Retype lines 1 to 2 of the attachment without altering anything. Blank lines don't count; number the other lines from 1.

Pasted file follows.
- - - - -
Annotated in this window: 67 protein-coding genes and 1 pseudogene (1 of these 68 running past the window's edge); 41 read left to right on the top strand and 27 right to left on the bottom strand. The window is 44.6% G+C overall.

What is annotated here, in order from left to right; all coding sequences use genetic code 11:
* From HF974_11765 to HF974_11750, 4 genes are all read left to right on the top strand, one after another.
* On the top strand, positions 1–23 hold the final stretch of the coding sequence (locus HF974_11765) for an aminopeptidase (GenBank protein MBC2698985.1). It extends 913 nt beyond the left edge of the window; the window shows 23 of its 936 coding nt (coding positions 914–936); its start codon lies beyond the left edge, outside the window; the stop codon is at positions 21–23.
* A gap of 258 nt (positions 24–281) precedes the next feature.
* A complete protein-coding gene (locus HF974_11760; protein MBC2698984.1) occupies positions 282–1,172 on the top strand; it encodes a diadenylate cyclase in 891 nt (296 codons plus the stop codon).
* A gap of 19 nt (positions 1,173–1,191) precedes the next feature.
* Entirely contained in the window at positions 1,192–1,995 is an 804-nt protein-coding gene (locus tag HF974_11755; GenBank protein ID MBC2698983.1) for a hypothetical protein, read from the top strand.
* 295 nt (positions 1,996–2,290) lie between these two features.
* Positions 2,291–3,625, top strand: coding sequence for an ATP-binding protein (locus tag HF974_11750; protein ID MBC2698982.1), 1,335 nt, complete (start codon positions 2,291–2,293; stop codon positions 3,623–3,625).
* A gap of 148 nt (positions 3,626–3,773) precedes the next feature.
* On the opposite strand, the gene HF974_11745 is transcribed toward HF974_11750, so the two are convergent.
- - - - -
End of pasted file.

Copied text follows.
Annotated in this window: 67 protein-coding genes and 1 pseudogene (1 of these 68 running past the window's edge); 41 read left to right on the top strand and 27 right to left on the bottom strand. The window is 44.6% G+C overall.

What is annotated here, in order from left to right; all coding sequences use genetic code 11: